Amos Perlmutter. The Presidential political center and foreign policy: A critique of the revisionist and bureaucratic- political orientations.*
Political philosophers, social theorists, and moralists have been examining the nature of power since time immemorial. This search for a definition, which still goes on, has exhibited certain characteristics. First, the most intensive quests for what constitutes power have been initiated in times of political and moral crises or during periods of revolution and profound social change. Next, because the most conspicuous aspect of power is personal power--institutional power being more complex and less apparent--analysts have tended to focus on rulers and their corollary, the ruled. Finally, in examining this dichotomy between the rulers and the ruled, analysts have sought to discover the sources of crises, revolution, and change.
Devising a theory of the power, elite became an honorable professional occupation for theorists at the time of the French Revolution: its antagonists were heavily engaged in historical, social, and methodological controversies. Some time later, Karl Marx emerged as the first, most astute analyst of power of the modern age, although his political analysis was marred by a preoccupation with economics and historical materialism. To Marx, the ruler was a single power construct: the few owners of the means of production. The real producers, the proletariat, were the ruled. Rationally conscious of their permanent need to protect their power, the owners used instruments of coercion and violence--the police, the military, and the state--to uphold their economic power and status. Thus, they were the oppressors of the real producers-- the actual workers whom they exploited. In this battle between exploiters and producers, according to Marx, lay the heart of the class struggle, which could be resolved only by violence and revolution.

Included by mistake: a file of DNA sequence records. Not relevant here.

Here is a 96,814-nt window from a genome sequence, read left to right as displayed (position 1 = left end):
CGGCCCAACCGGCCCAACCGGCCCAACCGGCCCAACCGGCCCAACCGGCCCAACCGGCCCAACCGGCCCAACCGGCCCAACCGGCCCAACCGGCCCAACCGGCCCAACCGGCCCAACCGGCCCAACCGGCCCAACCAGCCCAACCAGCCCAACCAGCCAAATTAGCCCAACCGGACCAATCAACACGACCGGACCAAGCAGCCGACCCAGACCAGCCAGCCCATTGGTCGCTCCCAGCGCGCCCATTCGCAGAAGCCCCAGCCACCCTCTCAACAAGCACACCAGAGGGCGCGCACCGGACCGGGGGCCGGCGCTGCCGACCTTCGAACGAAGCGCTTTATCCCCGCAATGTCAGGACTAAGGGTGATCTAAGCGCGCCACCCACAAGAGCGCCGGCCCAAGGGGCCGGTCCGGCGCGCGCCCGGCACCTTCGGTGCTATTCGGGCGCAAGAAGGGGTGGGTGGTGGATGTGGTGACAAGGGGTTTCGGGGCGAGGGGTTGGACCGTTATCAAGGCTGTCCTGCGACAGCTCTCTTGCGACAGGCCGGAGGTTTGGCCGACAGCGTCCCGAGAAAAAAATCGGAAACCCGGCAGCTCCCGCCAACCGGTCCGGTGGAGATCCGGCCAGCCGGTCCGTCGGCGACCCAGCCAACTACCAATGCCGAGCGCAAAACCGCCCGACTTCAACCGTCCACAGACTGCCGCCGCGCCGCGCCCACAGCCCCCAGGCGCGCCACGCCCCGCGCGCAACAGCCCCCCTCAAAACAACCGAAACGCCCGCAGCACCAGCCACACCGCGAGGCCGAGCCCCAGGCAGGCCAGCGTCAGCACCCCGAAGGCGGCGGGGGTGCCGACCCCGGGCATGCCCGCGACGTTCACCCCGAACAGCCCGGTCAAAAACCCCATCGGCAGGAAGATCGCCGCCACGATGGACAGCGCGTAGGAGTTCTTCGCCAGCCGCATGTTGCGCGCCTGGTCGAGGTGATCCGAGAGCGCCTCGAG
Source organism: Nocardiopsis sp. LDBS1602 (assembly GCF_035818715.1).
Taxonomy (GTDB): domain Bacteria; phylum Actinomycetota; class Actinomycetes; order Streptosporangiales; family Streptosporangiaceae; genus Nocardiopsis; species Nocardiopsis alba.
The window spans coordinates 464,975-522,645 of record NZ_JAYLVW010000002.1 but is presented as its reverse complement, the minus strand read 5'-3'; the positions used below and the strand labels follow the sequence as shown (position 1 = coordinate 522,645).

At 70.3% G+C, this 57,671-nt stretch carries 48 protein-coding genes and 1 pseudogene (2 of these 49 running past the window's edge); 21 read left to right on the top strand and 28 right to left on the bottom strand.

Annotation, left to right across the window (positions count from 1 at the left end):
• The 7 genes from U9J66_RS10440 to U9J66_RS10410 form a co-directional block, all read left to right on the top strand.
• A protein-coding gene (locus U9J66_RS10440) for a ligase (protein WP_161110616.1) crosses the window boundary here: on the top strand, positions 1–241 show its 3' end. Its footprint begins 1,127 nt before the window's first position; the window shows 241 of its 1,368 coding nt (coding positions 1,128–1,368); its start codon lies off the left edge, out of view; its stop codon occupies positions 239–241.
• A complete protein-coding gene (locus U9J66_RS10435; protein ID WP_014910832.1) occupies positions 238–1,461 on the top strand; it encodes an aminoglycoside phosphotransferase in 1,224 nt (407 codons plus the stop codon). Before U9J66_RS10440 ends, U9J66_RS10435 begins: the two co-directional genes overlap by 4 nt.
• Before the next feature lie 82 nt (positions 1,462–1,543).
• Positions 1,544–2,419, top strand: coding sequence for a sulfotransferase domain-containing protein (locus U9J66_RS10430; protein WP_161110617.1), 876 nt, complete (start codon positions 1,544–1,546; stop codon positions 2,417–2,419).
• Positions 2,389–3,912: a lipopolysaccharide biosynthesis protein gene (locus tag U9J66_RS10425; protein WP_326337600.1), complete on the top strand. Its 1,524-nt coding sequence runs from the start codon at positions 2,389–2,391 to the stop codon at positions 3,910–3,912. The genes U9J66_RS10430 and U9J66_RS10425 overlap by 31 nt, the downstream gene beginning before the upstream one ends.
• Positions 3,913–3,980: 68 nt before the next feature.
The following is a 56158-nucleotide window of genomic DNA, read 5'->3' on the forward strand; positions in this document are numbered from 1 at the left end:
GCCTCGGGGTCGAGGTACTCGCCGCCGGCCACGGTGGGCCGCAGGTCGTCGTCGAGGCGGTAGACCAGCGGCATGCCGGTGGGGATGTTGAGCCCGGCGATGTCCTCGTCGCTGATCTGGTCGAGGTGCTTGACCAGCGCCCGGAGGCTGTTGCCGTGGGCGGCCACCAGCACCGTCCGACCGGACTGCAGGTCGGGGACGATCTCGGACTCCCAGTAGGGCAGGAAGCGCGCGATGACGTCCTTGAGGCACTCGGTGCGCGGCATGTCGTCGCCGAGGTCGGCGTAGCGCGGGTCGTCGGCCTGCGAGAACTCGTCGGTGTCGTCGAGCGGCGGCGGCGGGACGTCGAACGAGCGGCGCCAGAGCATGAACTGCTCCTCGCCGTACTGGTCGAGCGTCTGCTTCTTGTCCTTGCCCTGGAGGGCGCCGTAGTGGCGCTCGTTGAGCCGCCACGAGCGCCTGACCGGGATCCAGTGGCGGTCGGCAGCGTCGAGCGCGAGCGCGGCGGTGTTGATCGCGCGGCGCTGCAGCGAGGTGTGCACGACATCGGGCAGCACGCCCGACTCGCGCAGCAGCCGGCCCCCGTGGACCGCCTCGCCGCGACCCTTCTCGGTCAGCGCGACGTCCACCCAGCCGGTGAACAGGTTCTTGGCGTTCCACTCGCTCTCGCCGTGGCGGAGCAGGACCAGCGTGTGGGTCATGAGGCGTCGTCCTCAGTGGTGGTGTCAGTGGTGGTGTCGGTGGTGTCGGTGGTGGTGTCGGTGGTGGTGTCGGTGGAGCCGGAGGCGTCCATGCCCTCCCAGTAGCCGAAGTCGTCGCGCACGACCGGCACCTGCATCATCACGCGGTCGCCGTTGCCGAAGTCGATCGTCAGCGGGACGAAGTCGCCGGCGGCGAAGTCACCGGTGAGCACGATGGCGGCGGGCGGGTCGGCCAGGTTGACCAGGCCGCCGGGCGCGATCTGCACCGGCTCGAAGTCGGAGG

Outraged by Marx and Marxism, conservative political theorists rose to challenge him in the late nineteenth and early twentieth centuries, notably the Italians Gaetano Mosca and Vilfredo Parelo, and Roberto Michels, a German professor teaching in Italy.1 Arguing that Marx's class theory was not social-scientific but ideological, they elevated his analysis of the elite into a science and an ideology.2 Whereas Marx's science afforded an ideology for the proletariat, this group assured the middle classes that socialism would become "bourgeoisified," and that the "iron law of oligarchy" would not discriminate between the left and the right. In this sense, socialism would develop as a class movement with a conservative orientation.3
With the rise of a complex and affluent industrial society in the twentieth century, the "classical" ruling-class theory reappeared under a new guise--that of the power elite. Its most renowned spokesman was the sociologist C. Wright Mills.4
According to Mills, power in modern times is institutional. Corporate linkage produces the cohesiveness of the "power elite." Domination, then, "will be in large part determined by the closeness of the links between the institutional hierarchies." The political directorate (the conglomerate of political, industrial, and military corporate hierarchical elites) takes advantage of the interchange and complementarity of institutional proximity.5 Above all, the conspiracy of the power elite is hatched by the hierarchy--a cabal of the industrial, military, and university institutions.
Mills identifies the power elite with the political elite around the surrogate political center, the office of the President. It consists of corporate business executives, military professionals, armchair strategists, university professors, scientists, and technocrats. Their social status and background may provide access to the presidential political center, but it does not guarantee political power. Corporate, intellectual, and technocratic elites are by nature more co-____________________